Printmaking Supplies for Cyanotype on Fabric: A Blueprint for Success

Fans of indigo-dyed fabrics, blue-and-white pottery, or just the color blue must love the results of the cyanotype printmaking process. Also known as blueprints, these gorgeous cyan blue-toned negatives or images emerge with printmaking supplies like cyanotype chemicals or pre-treated fabric. 

Most fiber artists who make cyanotypes on fabric use a similar method: Treat your fabric with the blueprint chemicals, lay the fabric on a flat substrate with relatively flat items on top to form a resist, then expose it all to the sun for about 15 minutes. Whatever is opaque will block the UV light and create a "negative" or light image, and the part of the fabric that's exposed to UV light will remain "dark" (the original color of the fabric). Remove the resist items, rinse your fabric, and lay it flat to dry.

quilt with cyanotype printmaking techniques sue reno
Sue Reno often pairs botanicals with printmaking techniques.
The centerpiece of this quilt is a cyanotype print made using a
frond as the resist.

Printmaking techniques like this one are relatively simple, and most of the supplies you need for cyanotype printing are readily available around the home.

1. A stiff substrate. Use a piece of foamcore, a scrap of lightweight paneling, or similar flat, portable surface to hold your fabric flat and move it into the sunlight for printing.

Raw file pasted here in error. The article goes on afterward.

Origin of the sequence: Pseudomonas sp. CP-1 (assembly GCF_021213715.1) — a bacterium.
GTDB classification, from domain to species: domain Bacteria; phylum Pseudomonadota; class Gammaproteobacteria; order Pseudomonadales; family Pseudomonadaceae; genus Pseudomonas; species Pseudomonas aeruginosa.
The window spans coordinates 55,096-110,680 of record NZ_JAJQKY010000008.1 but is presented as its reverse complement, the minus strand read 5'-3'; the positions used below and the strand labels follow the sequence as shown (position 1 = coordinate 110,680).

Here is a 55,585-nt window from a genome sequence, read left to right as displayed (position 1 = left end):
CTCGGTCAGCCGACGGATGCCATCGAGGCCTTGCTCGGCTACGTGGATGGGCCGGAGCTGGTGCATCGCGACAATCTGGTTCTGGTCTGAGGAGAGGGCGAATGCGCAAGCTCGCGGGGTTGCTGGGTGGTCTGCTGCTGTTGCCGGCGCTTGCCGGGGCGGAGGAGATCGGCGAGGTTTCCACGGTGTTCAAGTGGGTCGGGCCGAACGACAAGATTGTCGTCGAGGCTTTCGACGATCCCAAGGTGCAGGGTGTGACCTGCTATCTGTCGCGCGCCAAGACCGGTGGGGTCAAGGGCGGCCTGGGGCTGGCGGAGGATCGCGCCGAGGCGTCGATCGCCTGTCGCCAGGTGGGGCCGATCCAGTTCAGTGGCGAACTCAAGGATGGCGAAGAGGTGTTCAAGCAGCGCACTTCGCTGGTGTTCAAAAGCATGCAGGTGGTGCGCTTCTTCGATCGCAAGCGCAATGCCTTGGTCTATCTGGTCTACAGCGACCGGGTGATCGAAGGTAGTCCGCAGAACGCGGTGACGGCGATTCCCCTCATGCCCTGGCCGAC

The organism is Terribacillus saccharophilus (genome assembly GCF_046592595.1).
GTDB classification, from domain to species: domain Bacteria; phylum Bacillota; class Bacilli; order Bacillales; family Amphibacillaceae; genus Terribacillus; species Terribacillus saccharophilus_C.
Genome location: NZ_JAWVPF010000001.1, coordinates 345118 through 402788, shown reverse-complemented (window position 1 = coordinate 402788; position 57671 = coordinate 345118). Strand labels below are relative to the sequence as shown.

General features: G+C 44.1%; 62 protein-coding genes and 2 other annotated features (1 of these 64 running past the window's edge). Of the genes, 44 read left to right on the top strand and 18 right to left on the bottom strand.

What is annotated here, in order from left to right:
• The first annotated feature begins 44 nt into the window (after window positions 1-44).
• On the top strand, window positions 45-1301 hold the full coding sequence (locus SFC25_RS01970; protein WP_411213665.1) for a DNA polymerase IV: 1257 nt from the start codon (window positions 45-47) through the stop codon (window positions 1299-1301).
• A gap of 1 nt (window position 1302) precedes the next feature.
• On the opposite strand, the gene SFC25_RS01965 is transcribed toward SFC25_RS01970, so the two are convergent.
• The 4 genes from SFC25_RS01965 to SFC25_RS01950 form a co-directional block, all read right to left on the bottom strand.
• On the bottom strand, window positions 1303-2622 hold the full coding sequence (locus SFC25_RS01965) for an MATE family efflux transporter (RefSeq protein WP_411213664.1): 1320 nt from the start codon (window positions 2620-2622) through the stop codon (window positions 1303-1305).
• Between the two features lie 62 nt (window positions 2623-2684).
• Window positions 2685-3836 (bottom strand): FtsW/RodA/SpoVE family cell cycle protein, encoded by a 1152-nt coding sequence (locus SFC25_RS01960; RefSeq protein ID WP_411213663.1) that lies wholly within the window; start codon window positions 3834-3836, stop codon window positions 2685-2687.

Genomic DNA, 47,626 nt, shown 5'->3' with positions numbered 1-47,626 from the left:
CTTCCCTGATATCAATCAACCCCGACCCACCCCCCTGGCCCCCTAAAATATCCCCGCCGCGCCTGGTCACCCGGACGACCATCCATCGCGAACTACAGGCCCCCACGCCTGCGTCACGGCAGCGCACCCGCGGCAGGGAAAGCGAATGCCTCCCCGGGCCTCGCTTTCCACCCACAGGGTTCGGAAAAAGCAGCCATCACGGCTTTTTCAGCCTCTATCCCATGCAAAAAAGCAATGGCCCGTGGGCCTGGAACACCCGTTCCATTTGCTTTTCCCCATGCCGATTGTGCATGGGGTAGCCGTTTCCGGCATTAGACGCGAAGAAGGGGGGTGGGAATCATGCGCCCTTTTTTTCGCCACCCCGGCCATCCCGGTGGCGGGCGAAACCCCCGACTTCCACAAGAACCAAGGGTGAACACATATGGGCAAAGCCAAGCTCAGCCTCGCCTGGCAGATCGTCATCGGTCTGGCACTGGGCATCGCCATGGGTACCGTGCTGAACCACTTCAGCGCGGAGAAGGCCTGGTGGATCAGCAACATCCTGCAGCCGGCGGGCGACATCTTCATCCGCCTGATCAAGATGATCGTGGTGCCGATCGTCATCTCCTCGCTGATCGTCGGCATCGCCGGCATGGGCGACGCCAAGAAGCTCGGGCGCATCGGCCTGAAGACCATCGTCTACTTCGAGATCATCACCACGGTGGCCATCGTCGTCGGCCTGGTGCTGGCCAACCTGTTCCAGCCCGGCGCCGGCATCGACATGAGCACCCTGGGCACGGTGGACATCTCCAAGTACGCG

2. Found objects. Any relatively flat object or group of objects will work: foliage, paper cutouts, lace, plastic shapes, stencils, etc.

3. A clear sheet of glass (not UV-protected) or acrylic/acetate to place over the found objects to keep them flat. (You will need to clip the acrylic to the substrate to keep it pressed against the fabric. This will help keep the found objects from moving around and keep them in close contact with the fabric to create crisper edges on your print.

4. Sunlight. Print outdoors or by a sunny window where the UV rays shine through.

5. Cyanotype chemicals or pre-treated fabric. If you're reluctant to work directly with the chemicals or are looking for a shortcut, fabric that has been pre-treated works well. It comes sealed in light-blocking packaging and is sold in bolts and a variety of pre-cut sizes.

We've made it a breeze for you to make cyanotype prints with our Easy Cyanotype Printmaking Kit, including 10 pieces of pre-treated fabric and printmaking lessons for cyanotypes and other printmaking techniques from Sue Reno and other fiber and printmaking artists. Get the kit, find a sunny window, and use our blueprint for printmaking success!

P.S. Do you love blue? What's your favorite fabric color or color palette? Leave your answer below. 

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